In an interview, Fernando recalled his day-to-day focus of getting food, finding a place to sleep, and finding a way to bathe and wash his clothes. “There was also the constant threat of being picked up on vagrancy charges by the police,” he said. Fernando’s homelessness ended in mid-January when he got an apartment with the help of Framingham’s Tempo Young Adult Resource Center. He also has steady income, having recently gotten a job at a VERC convenience store in Framingham.
Fernando praised the Baker Administration’s efforts to end youth homelessness by connecting teens and young adults with education, employment and housing support and services in their communities. “This is like a kick-start to help young people get back on their feet,” he said.
Exercise is a great way for people to take mental health improvement into their own hands. Don’t get us wrong: working out is not a cure-all for mental illness and is not a definitive treatment option. But it allows people who suffer from mental health disorders to be proactive, to take control of a potentially dangerous situation. Perhaps most importantly, it sets into motion chemicals in the brain that induce feelings of euphoria which combat feelings of despair.
The notion that exercise is a constructive way to counterbalance feelings of, for example, depression or anxiety is rooted in evidence-based science. Studies have been published that show a relationship between increased physical activity and low rates of major depressive disorder.
One such recent study was co-authored by Karmel W. Choi, PhD, a postdoctoral fellow at the Harvard T.H. Chan School of Public Health and Massachusetts General Hospital, and Jordan Smoller, MD, ScD, director of the Mass. General Hospital Psychiatric and Neurodevelopmental Genetics Unit and a professor of Psychiatry at Harvard Medical School.
“On average, doing more physical activity appears to protect against developing depression,” Dr. Choi said in a statement. “Any activity appears to be better than none; our rough calculations suggest that replacing sitting with 15 minutes of a heart-pumping activity like running, or with an hour of moderately vigorous activity, is enough to produce the average increase in accelerometer data that was linked to a lower depression risk.”
According to Yale scientist Adam Mourad Chekroud, PhD, exercise is a key opportunity for individuals to develop protective factors against depression, maybe even more so than prescription medications. In fact, he says “Antidepressants are not universally effective, and many patients undergo a trial-and-error process to find the right regimen. Psychological therapies are about equally effective and can be expensive and difficult to access.”
A big part of this is the so-called runner’s high. This sensation is caused by a rush of pleasure-causing endorphins in the brain, in addition to endocannabinoids, a chemical that acts like naturally synthesized THC (the main chemical component in marijuana).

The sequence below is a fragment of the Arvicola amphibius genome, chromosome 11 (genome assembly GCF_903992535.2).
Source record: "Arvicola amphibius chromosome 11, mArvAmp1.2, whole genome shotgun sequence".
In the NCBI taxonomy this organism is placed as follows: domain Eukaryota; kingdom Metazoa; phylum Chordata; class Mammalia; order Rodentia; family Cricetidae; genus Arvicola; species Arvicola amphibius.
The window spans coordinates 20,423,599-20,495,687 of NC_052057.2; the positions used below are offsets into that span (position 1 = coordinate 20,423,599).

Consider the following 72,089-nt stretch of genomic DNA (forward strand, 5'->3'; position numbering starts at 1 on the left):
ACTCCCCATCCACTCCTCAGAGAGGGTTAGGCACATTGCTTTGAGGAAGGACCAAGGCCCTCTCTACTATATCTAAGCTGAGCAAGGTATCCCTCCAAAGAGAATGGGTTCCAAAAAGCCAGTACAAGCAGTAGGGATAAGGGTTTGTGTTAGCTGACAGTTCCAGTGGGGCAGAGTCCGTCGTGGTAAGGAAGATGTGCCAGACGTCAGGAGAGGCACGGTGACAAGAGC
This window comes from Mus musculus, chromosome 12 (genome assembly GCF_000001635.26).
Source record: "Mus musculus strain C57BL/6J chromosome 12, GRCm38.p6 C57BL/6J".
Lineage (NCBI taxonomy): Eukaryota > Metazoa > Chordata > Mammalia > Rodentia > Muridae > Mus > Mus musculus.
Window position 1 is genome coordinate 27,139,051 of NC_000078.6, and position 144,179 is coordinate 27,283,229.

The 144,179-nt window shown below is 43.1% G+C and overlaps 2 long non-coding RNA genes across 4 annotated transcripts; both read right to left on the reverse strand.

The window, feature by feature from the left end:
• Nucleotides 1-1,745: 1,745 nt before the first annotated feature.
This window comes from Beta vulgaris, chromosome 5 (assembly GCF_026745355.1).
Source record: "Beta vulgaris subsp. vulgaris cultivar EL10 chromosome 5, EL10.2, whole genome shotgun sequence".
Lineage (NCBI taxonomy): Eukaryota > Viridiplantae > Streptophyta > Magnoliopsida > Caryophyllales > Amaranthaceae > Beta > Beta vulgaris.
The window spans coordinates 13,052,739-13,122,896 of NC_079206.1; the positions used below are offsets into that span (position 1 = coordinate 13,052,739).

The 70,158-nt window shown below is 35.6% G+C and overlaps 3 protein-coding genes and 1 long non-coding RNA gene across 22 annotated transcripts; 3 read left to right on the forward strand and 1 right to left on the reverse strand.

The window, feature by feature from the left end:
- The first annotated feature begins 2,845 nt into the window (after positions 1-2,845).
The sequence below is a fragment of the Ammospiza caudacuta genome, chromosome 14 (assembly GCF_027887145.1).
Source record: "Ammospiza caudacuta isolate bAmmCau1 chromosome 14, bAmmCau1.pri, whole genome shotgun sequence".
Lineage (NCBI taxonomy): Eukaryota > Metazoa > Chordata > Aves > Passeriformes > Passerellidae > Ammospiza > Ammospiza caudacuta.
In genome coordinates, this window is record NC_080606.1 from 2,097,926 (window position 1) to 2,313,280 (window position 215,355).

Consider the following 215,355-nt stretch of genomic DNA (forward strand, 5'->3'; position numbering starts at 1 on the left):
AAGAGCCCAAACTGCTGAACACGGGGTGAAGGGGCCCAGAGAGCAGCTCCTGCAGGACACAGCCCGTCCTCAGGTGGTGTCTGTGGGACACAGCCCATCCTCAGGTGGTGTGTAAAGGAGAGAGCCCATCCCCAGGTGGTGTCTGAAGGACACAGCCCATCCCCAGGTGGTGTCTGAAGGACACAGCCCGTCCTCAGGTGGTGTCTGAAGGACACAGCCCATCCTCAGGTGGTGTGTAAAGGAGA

Cardio workouts can also generate new brain cells and improve cognitive performance, which has been linked to low rates of Alzheimer’s. It also has the added benefit of providing an outlet for stress, a time for self-reflection, and, especially on sunny days, an opportunity for your body to produce Vitamin D.
For these reasons and more, Gándara has hosted a 5K road race in Northampton for the past four years. This year, on August 25, will be our 5th annual Frozen Yogurt 5K.
We run to not only give participants the chance to experience all the health benefits that accompany running, but also to raise awareness around mental illness, substance use disorders, their stigmas, and the various services and treatments available to those in need.
Register today! Kids 12 and under run for free, and all runners—and walkers—get a free GoBerry Frozen Yogurt. Sign up by August 14 and you’ll be receive a free t-shirt. Registration on race day will be available beginning at 8:00 a.m. Credit and debit cards will be accepted. The staging area is on the Courthouse Lawn across from the Calvin Theater. For GPS purposes please use 19 King Street Northampton, MA.
Leashed pets are also welcome to run for free.
Our 5K is officially timed by RaceWire. Medals will be awarded to the top three finishers in each of the following categories: Male, Female, 12 and under and 50 and over.
For any questions regarding the event—or for those interested in having their business sponsor this year’s race—please contact Lisa Brecher at 413-296-5256 or email@example.com.
On Thursday, New England Patriots wide receiver Josh Gordon announced on Twitter that he is stepping away from the game to focus on his mental health. According to a report, Gordon also violated the terms of the NFL’s substance use policy. His decision brings up an important conversation about co-occurring mental health and substance use disorders.
We applaud Gordon’s decision and support him as he seeks long-lasting recovery. Earlier this year, Gordon missed training camp while he sought counseling for anxiety. It’s quite common for someone with mental health issues to also have substance use issues. Gordon has been suspended in the past for repeated violation of the league’s substance use policy.